The most important portion of the collet is the mouth which is at the bottom. This area is important because all the lateral pressure taken by the tool must be evenly distributed on all ears of the collet for it to cut true or concentric. It is very critical that the 80 percent rule be followed when using a full-grip collet due to the ability of the collet to flare at the back if not full. The collet can then allow tool movement in very minute amounts, oftentimes resulting in tool breakage. There are times that this 80 percent is not possible due to shank lengths available, so it is necessary to fill this void in the back of the collet with a filler plug that is of the same size as the shank to avoid the collapsing problem.

Equally as important as filling the collet properly, it should also be understood that it is possible to overcollet as well. This is when the "flute fadeout" portion of the tool is allowed to extend up inside the collet. This does not allow a firm equal grip by all ears of the collet at the mouth. The tool can then have uneven support at the most critical area and, oftentimes with solid carbide or high-speed steel tools, the tool material is hard enough to actually scar the inside of the collet, causing permanent damage to the collet.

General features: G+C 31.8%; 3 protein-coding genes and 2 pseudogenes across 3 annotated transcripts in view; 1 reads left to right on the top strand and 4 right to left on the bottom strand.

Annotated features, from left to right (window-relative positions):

This can also be a common cause for tool breakage. Breakage often results in permanent damage to the collet due to intense pressures exerted, often either "burring" or "mushrooming" the mouth of the collet.

Proper Tool Colletting
The only way to solve problems and make them go away is to understand more fully what the real cause of the problems truly is. Following the above prescribed tips and information on collet maintenance and programming tips can have a dramatic effect on part quality and consistency in any plastic routing application.

The productivity promise of CNC routing can be realized when all parts of the process are taken into consideration. Proper tool selection, fixturing, spindle and collet maintenance are all major links in the CNC routing chain.

Van Niser is director of Plastic Application Engineering at Onsrud Cutter. Based in Libertyville, IL, Onsrud Cutter is a manufacturer of a wide range of cutting tools for the plastics industry. For more information, Niser can be reached at (847) 362-1560.

Plastics Machining & Fabricating
P: (847) 362-1560
F: (847) 362-5028